List of musical instruments by Hornbostel-Sachs number: 321.21

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This is a list of instruments by Hornbostel-Sachs number, covering those instruments that are classified under 321.21 under that system. These instruments may be known as bowl lyres.


3: Instruments in which sound is produced by one or more vibrating strings (chordophones, string instruments).
32: Instruments in which the resonator and string bearer are physically united and can not be separated without destroying the instrument
321: Instruments in which the strings run in a plane parallel to the sound table (lutes)
321.2: Instruments in which the string is attached to a yoke that consists of a cross-bar and two arms, with the yoke lying in the same plane as the sound-table (lyres or yoke lutes)
321.21: Instruments in which the resonator is bowl-shaped, either carved or natural

These instruments may be classified with a suffix, based on how the strings are caused to vibrate.

  • 4: Hammers or beaters
  • 5: Bare hands and fingers
  • 6: Plectrum
  • 7: Bowing
    • 71: Using a bow
    • 72: Using a wheel
    • 73: Using a ribbon
  • 8: Keyboard
  • 9: Using a mechanical drive

List[edit]

Instrument Tradition Hornbostel–Sachs classification Description
endongo[1]
Baganda peoples of Uganda 321.21 Bowl lyre made of lizardskin with strings tied to a piece of wood inserted into two holes on two arms
lyra[2]
Crete 321.21-71 Three-stringed fretted, pear-shaped instrument with a hollow body and a vaulted back, propped up on the knee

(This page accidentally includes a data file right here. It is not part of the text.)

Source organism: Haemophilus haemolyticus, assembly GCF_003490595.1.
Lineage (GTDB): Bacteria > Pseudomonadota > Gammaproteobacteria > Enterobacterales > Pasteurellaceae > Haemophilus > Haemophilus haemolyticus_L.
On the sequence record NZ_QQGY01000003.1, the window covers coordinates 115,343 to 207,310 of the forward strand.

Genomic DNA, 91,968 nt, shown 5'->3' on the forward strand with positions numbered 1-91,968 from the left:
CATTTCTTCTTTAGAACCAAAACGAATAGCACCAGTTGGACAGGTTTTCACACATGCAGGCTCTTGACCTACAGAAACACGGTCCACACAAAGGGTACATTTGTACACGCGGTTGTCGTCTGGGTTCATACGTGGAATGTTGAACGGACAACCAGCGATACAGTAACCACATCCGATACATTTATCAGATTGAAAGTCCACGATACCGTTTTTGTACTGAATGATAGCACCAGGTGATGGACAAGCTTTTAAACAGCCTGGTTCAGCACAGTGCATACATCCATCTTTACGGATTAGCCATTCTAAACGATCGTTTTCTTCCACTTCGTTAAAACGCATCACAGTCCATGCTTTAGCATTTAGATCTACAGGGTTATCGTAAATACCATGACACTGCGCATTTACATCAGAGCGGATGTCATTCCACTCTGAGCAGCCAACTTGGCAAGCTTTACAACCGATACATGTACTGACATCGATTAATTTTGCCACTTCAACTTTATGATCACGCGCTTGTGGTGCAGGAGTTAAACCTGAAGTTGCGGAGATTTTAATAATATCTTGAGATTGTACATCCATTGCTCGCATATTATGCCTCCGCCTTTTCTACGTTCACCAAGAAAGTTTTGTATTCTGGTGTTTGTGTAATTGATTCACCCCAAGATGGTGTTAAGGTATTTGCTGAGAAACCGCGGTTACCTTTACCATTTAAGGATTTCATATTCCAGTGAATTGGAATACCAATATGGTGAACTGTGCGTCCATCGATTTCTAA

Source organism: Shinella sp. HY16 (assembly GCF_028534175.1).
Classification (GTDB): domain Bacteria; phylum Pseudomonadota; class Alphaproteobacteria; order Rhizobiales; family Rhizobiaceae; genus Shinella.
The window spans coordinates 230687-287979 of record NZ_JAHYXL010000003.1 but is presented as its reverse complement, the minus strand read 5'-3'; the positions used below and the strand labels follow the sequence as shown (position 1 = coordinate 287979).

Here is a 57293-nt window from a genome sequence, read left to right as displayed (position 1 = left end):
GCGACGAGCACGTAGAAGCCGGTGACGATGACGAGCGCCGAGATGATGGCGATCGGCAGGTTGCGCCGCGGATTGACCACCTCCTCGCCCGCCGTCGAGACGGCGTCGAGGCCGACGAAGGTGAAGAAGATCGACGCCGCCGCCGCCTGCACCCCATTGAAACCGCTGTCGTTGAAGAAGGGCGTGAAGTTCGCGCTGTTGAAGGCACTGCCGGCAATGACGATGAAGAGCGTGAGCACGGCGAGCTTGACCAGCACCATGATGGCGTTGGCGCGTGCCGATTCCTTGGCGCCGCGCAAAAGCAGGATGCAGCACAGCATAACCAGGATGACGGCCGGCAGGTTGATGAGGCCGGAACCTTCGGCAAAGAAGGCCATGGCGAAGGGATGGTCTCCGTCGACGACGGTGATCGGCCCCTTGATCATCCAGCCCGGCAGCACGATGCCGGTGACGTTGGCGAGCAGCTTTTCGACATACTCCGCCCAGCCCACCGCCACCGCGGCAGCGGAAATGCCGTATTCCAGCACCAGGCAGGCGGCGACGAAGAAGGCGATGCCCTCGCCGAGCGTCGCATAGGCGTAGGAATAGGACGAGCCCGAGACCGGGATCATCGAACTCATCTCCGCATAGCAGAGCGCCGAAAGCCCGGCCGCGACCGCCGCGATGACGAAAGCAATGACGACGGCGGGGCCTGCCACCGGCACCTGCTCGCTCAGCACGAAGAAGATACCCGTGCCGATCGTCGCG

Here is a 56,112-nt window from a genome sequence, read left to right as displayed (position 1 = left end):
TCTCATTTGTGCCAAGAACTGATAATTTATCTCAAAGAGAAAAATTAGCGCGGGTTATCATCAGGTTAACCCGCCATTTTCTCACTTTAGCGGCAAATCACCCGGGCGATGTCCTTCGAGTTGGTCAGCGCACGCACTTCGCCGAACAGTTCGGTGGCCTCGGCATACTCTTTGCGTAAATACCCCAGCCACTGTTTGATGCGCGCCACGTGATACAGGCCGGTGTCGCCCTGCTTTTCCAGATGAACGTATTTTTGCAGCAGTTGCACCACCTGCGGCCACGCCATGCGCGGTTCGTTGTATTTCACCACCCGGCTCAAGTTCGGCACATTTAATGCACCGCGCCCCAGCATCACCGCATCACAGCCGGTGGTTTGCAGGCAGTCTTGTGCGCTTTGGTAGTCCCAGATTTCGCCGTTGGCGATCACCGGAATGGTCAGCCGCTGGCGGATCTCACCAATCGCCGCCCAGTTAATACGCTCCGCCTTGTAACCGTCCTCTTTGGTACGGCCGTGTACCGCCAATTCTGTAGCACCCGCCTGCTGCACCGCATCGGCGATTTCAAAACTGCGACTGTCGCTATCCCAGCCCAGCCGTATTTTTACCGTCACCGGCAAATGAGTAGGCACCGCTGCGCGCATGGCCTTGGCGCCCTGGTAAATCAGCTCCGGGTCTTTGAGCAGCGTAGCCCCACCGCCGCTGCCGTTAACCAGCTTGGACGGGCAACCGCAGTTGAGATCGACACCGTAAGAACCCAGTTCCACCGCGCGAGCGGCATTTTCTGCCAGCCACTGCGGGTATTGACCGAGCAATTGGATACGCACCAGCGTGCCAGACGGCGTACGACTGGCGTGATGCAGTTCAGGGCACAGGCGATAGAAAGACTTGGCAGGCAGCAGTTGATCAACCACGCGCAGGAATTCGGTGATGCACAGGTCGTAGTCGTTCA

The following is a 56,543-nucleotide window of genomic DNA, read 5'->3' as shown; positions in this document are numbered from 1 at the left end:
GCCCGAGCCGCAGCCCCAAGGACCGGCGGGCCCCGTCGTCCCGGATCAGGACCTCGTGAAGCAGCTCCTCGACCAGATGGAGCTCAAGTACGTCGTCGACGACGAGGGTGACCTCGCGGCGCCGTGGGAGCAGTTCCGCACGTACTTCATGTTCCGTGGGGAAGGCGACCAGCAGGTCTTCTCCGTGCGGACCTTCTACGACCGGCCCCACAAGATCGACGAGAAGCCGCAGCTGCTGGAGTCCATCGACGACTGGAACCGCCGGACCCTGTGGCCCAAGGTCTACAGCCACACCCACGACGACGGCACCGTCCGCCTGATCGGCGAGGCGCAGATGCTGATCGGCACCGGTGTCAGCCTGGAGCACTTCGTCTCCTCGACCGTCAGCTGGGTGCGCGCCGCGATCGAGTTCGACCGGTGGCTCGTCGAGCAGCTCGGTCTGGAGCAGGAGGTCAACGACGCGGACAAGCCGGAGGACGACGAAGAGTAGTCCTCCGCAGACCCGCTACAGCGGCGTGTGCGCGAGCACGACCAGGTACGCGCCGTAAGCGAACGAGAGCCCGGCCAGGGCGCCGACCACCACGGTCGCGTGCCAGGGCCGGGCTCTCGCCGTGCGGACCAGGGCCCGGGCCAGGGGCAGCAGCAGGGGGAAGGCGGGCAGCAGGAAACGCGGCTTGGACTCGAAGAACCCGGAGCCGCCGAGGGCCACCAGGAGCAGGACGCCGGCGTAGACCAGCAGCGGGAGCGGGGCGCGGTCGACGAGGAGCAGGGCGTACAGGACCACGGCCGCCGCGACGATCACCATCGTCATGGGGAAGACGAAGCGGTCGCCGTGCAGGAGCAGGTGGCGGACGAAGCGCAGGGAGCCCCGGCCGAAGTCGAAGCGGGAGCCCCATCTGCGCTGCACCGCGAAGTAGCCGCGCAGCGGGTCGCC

lyre[3][4]
Greece, Ancient 321.21-5 Stringed instrument, strummed with a plectrum, with the free hand silencing unwanted strings, traditionally made from a tortoise shell
nyatiti[5][6][7]
Kenya 321.21-5 3-foot-long (0.91 m) harp, plucked with both hands, made of wood and goat or antelope skin

References[edit]

  • von Hornbostel, Erich M.; Curt Sachs (March 1961). "Classification of Musical Instruments: Translated from the Original German by Anthony Baines and Klaus P. Wachsmann". The Galpin Society Journal. Galpin Society. 14: 3–29. JSTOR 842168. doi:10.2307/842168. 

Notes[edit]

  1. ^ Wachsmann, Klaus (1964). "The Migration of Musical Instruments: Human Migration and African Harps". Journal of the International Folk Music Council. 16: 84–88. JSTOR 835087. doi:10.2307/835087. 
  2. ^ Dawes, Kevin (October 2003). "Lyres and the body politic: studying musical instruments in the Cretan musical landscape". Popular Music and Society. 26.3 (21): 263. The island's "national" instrument, the lyra has become emblematic of the struggle that many Cretans experience in their attempt to retain a sense of a local identity. 
  3. ^ "Review of Midiaeval Music: An Historical Sketch by Robert Charles Hope" (pdf). Saturday Review of Books and Art. New York Times. December 16, 1899. Retrieved December 21, 2007. 
  4. ^ Roberts, Helen (February 1981). "Reconstructing the Greek Tortoise-Shell Lyre". Archaeology and Musical Instruments. 12 (3): 303–312. JSTOR 124242. doi:10.1080/00438243.1981.9979805. 
  5. ^ Nidel, Richard (2005). World Music: The Basics. Routledge. p. 58. ISBN 0-415-96800-3. Much of Kenya's music is derivative of other Afropop forms, most obviously Congolese, but the singing, high-pitched guitar work, use of the national instrument, the nyatiti (a seven-stringed harp), and bottle percussion give it a unique, identifiable sound. 
  6. ^ Verjee, Zain (August 30, 1999). "Journey through a rhythm nation". Kenya. BBC News. Retrieved February 19, 2008. 
  7. ^ Radano, Ronald Michael; Philip Vilas Bohlman (2000). Music and the Racial Imagination. Houston A Baker, Jr. and Houston A. Baker. University of Chicago Press. ISBN 0-226-70199-9.